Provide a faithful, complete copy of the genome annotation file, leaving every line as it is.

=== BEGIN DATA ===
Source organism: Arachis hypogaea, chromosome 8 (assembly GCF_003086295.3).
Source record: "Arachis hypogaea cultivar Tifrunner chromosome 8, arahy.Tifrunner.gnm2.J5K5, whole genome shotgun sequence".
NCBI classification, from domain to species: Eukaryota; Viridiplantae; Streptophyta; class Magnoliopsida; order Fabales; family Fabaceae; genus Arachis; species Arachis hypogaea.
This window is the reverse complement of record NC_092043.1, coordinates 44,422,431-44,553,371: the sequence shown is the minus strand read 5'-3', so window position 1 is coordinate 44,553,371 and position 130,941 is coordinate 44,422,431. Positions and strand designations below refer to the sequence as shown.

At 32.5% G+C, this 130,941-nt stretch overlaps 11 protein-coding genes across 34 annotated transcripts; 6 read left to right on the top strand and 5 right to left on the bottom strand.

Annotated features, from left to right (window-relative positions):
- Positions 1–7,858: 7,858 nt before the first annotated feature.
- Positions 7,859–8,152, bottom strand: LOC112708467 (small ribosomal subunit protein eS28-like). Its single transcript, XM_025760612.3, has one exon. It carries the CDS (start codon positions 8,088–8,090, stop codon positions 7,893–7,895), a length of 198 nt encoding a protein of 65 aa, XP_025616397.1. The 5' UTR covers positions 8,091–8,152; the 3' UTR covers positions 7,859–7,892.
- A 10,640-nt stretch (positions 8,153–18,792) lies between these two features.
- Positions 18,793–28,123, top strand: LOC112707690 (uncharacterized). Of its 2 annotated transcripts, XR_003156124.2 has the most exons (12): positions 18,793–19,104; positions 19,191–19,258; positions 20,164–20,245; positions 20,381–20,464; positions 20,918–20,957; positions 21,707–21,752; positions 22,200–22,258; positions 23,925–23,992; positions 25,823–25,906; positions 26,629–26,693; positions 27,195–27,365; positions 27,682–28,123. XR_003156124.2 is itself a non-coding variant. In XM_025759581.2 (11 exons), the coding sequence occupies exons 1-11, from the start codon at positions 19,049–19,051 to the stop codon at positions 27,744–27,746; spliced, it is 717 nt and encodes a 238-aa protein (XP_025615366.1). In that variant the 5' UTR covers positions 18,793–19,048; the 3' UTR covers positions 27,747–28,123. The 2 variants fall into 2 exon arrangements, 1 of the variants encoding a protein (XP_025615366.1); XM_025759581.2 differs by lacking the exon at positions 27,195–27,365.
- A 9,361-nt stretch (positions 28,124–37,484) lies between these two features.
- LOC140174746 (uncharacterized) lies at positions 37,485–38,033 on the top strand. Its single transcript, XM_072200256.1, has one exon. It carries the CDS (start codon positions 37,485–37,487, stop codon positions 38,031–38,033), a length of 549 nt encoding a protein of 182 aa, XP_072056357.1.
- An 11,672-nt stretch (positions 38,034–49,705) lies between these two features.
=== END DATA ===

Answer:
Source organism: Arachis hypogaea, chromosome 8 (assembly GCF_003086295.3).
Source record: "Arachis hypogaea cultivar Tifrunner chromosome 8, arahy.Tifrunner.gnm2.J5K5, whole genome shotgun sequence".
NCBI classification, from domain to species: Eukaryota; Viridiplantae; Streptophyta; class Magnoliopsida; order Fabales; family Fabaceae; genus Arachis; species Arachis hypogaea.
This window is the reverse complement of record NC_092043.1, coordinates 44,422,431-44,553,371: the sequence shown is the minus strand read 5'-3', so window position 1 is coordinate 44,553,371 and position 130,941 is coordinate 44,422,431. Positions and strand designations below refer to the sequence as shown.

At 32.5% G+C, this 130,941-nt stretch overlaps 11 protein-coding genes across 34 annotated transcripts; 6 read left to right on the top strand and 5 right to left on the bottom strand.

Annotated features, from left to right (window-relative positions):
- Positions 1–7,858: 7,858 nt before the first annotated feature.
- Positions 7,859–8,152, bottom strand: LOC112708467 (small ribosomal subunit protein eS28-like). Its single transcript, XM_025760612.3, has one exon. It carries the CDS (start codon positions 8,088–8,090, stop codon positions 7,893–7,895), a length of 198 nt encoding a protein of 65 aa, XP_025616397.1. The 5' UTR covers positions 8,091–8,152; the 3' UTR covers positions 7,859–7,892.
- A 10,640-nt stretch (positions 8,153–18,792) lies between these two features.
- Positions 18,793–28,123, top strand: LOC112707690 (uncharacterized). Of its 2 annotated transcripts, XR_003156124.2 has the most exons (12): positions 18,793–19,104; positions 19,191–19,258; positions 20,164–20,245; positions 20,381–20,464; positions 20,918–20,957; positions 21,707–21,752; positions 22,200–22,258; positions 23,925–23,992; positions 25,823–25,906; positions 26,629–26,693; positions 27,195–27,365; positions 27,682–28,123. XR_003156124.2 is itself a non-coding variant. In XM_025759581.2 (11 exons), the coding sequence occupies exons 1-11, from the start codon at positions 19,049–19,051 to the stop codon at positions 27,744–27,746; spliced, it is 717 nt and encodes a 238-aa protein (XP_025615366.1). In that variant the 5' UTR covers positions 18,793–19,048; the 3' UTR covers positions 27,747–28,123. The 2 variants fall into 2 exon arrangements, 1 of the variants encoding a protein (XP_025615366.1); XM_025759581.2 differs by lacking the exon at positions 27,195–27,365.
- A 9,361-nt stretch (positions 28,124–37,484) lies between these two features.
- LOC140174746 (uncharacterized) lies at positions 37,485–38,033 on the top strand. Its single transcript, XM_072200256.1, has one exon. It carries the CDS (start codon positions 37,485–37,487, stop codon positions 38,031–38,033), a length of 549 nt encoding a protein of 182 aa, XP_072056357.1.
- An 11,672-nt stretch (positions 38,034–49,705) lies between these two features.